Link: In terms of getting to know the platform, you can also check the “Resources” link on Mightycause.com, where you’ll be able to schedule a 30-minute walkthrough along with lots of helpful webinars. We’ve also created some quick Mightcause tutorials on our own YouTube page, including for the peer-to-peer fundraising functions.
What are the social media must-dos? What are the common pitfalls or speed bumps?
Link: One big mistake is doing nothing at all, or posting once and thinking that’s enough. Think of a news feed as a living organism that you have to keep feeding. Don’t be afraid to post the same thing twice! It’s not a bad thing for someone to see a post two times – it could really help them get the message.
Think about where your supporters live online – for instance, TikTok versus Instagram. Where are your users engaging, and what makes the most sense for your organization?
Anything that tells a story is really powerful for communicating impact. Any time you can, use images to tell the unique story of your organization: What you do, what you stand for, the people you’re helping.
Freeman: Social media is important! But you’re going to get most of your donations through email. Email is your meat and potatoes, and social media is your snacks. Social should build on the themes and content of your emails.
Think about deposits and withdrawals: You want to think about a balance. You’re not just asking your followers to do something for you, you’re sharing content that adds value for them. That could be stories about the work you do, or graphics about the impact you’re making with funds raised from donors. And do this year round!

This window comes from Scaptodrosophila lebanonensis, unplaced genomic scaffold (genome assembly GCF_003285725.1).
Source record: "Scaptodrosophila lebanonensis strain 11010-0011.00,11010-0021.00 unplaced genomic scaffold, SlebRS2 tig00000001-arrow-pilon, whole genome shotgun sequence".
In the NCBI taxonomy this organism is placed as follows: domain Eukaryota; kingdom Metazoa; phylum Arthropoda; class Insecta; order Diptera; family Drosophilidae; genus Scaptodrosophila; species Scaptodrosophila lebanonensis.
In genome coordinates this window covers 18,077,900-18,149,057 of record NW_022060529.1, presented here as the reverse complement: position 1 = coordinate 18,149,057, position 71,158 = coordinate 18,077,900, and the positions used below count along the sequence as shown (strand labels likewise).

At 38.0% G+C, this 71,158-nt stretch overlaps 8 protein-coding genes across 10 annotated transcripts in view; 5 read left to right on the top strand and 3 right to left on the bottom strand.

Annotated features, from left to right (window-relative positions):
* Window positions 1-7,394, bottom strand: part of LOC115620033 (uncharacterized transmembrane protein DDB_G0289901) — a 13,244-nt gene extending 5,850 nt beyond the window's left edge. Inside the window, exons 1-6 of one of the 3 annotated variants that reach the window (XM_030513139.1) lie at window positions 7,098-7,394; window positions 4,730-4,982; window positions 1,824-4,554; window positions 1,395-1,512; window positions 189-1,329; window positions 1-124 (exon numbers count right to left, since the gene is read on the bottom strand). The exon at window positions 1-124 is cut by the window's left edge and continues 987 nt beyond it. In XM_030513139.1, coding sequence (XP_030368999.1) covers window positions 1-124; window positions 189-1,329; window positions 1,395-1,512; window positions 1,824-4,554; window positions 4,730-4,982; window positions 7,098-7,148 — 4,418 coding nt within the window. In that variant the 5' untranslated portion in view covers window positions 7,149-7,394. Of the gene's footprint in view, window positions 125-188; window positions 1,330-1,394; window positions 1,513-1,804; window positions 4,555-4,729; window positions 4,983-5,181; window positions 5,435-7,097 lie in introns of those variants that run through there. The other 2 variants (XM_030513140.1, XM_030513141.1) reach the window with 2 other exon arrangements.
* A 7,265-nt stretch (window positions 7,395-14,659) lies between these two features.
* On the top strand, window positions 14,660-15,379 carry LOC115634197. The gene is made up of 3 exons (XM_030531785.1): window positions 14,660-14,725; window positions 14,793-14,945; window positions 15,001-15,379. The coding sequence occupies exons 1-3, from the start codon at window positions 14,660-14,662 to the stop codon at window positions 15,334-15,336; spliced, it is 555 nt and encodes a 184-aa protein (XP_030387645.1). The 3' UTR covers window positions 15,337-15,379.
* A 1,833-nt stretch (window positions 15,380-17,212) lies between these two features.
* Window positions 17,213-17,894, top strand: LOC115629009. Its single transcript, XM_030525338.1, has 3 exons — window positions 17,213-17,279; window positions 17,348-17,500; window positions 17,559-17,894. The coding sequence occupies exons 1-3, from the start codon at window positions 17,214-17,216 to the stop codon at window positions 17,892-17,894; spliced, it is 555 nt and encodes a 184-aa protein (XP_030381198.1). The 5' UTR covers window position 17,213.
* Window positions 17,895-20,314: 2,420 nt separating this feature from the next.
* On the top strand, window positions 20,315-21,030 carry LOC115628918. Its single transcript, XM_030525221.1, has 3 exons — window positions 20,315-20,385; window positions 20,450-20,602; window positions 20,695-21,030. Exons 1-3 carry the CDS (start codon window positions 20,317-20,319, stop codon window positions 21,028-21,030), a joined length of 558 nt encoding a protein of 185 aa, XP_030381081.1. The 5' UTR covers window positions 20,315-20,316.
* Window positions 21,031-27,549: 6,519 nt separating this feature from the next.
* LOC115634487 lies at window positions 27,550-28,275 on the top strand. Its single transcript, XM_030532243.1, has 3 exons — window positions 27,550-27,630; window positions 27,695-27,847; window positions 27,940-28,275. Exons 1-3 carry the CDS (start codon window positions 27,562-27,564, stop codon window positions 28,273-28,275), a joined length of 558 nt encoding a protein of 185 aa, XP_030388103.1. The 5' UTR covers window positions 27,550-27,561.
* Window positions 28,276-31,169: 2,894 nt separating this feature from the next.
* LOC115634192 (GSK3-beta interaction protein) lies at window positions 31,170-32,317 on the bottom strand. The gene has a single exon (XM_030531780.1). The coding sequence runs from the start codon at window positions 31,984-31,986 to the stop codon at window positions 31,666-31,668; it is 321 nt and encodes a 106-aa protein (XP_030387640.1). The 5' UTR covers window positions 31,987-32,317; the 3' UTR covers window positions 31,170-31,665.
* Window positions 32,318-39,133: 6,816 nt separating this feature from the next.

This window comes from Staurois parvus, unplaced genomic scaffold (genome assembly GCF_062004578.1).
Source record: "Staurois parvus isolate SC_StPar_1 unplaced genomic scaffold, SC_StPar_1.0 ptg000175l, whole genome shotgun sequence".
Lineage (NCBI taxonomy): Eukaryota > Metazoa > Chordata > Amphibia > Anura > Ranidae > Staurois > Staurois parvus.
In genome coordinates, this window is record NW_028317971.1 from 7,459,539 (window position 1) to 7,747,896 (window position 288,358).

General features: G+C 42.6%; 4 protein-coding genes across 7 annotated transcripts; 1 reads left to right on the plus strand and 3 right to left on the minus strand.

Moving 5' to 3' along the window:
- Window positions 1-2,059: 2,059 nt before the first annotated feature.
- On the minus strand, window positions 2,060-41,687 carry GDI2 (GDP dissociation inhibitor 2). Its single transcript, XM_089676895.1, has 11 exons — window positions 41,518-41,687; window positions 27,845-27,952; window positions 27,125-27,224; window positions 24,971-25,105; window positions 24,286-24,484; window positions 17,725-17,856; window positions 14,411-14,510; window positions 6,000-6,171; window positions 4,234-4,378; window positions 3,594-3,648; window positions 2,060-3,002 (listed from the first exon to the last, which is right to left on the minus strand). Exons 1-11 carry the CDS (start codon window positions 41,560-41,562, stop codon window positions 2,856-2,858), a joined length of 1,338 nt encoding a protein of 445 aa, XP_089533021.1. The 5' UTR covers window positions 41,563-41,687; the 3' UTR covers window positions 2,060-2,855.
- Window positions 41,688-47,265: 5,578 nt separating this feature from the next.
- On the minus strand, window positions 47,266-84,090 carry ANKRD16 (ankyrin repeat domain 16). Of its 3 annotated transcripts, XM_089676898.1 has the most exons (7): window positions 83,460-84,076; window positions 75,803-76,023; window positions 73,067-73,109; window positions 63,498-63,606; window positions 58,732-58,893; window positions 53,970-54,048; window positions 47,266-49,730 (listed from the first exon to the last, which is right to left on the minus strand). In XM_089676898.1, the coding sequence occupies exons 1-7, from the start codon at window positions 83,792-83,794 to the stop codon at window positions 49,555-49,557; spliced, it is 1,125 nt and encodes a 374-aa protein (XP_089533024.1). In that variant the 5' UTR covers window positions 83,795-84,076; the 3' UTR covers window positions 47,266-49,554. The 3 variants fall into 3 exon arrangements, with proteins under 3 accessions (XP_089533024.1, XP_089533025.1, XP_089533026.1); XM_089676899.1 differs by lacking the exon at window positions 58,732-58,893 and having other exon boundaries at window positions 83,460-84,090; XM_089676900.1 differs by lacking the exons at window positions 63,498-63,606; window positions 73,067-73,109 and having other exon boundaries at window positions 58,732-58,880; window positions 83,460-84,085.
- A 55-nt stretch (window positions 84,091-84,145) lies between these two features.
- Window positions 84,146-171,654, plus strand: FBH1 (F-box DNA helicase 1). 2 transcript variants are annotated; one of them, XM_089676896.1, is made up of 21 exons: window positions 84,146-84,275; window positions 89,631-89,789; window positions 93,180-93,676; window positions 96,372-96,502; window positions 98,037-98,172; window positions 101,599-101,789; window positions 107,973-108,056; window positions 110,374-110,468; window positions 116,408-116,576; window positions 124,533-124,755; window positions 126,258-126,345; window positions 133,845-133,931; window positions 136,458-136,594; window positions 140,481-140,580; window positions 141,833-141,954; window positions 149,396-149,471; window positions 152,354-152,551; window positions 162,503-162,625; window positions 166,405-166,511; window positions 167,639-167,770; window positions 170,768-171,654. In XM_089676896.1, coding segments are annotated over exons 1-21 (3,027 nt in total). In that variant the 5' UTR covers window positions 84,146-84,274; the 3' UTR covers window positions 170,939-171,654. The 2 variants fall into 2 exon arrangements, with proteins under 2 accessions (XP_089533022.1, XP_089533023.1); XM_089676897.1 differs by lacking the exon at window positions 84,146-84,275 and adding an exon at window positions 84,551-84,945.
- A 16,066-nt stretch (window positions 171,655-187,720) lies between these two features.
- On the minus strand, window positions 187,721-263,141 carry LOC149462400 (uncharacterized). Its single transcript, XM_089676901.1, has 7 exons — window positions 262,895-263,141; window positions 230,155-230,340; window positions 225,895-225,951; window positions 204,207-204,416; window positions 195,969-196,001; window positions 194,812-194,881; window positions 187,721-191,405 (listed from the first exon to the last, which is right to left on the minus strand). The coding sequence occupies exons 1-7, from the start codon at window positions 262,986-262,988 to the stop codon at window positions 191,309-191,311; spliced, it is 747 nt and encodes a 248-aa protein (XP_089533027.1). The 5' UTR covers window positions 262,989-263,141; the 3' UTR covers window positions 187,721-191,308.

And don’t just ask people to donate! There are three asks you can make: Donate, fundraise, and share. The number one ask is giving, but yo ucan also ask people to become peer-to-peer fundraisers. (The board is your low-hanging fruit for this ask.) Some people might not be able to do either of those, but everyone can spread the word about your campaign.
What is the one best practice you recommend following?
Wink: Preschedule as much as possible, starting with your goals. If you have a large goal, it can be hard to keep up the momentum, so we encourage organizations to break up large goals into mini goals and schedule them throughout the day: One mini goal for the morning, another for the afternoon, and so on.
Raposo: Being honest with yourself – and kind to yourself – about your capacity! That means breaking it down into digestible pieces, like Sarah indicated. That also means asking people for help. Talk to the people who know you, and ask them to join in. Use a very specific ask: I think peer-to-peer fundraising is a great one because it’s not that hard, and the platform provides a very intuitive interface for that. If you ask volunteers to help you campaign, I think you will get that help. And when you’re connected, it makes things easier, less painful, and more fun.
Marc Schultz is communications editor at GCN.